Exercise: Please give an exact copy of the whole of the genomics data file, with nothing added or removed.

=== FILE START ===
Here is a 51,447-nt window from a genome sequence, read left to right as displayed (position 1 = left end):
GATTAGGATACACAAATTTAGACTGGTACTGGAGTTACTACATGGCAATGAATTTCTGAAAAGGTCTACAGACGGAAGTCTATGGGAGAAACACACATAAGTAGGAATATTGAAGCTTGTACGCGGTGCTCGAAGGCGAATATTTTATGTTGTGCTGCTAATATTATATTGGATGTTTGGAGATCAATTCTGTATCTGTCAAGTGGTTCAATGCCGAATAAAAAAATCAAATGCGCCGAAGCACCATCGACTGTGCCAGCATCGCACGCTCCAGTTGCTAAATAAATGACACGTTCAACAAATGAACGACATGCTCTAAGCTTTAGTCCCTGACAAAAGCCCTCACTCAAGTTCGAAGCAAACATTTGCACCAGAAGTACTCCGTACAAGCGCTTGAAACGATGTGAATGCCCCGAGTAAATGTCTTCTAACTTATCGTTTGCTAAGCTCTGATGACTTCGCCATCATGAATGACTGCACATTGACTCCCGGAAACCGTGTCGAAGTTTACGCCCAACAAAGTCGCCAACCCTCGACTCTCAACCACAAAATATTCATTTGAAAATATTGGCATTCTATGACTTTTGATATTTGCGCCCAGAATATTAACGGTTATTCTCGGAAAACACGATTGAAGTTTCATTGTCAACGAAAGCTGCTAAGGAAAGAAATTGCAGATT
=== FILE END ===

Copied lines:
Here is a 51,447-nt window from a genome sequence, read left to right as displayed (position 1 = left end):
GATTAGGATACACAAATTTAGACTGGTACTGGAGTTACTACATGGCAATGAATTTCTGAAAAGGTCTACAGACGGAAGTCTATGGGAGAAACACACATAAGTAGGAATATTGAAGCTTGTACGCGGTGCTCGAAGGCGAATATTTTATGTTGTGCTGCTAATATTATATTGGATGTTTGGAGATCAATTCTGTATCTGTCAAGTGGTTCAATGCCGAATAAAAAAATCAAATGCGCCGAAGCACCATCGACTGTGCCAGCATCGCACGCTCCAGTTGCTAAATAAATGACACGTTCAACAAATGAACGACATGCTCTAAGCTTTAGTCCCTGACAAAAGCCCTCACTCAAGTTCGAAGCAAACATTTGCACCAGAAGTACTCCGTACAAGCGCTTGAAACGATGTGAATGCCCCGAGTAAATGTCTTCTAACTTATCGTTTGCTAAGCTCTGATGACTTCGCCATCATGAATGACTGCACATTGACTCCCGGAAACCGTGTCGAAGTTTACGCCCAACAAAGTCGCCAACCCTCGACTCTCAACCACAAAATATTCATTTGAAAATATTGGCATTCTATGACTTTTGATATTTGCGCCCAGAATATTAACGGTTATTCTCGGAAAACACGATTGAAGTTTCATTGTCAACGAAAGCTGCTAAGGAAAGAAATTGCAGATT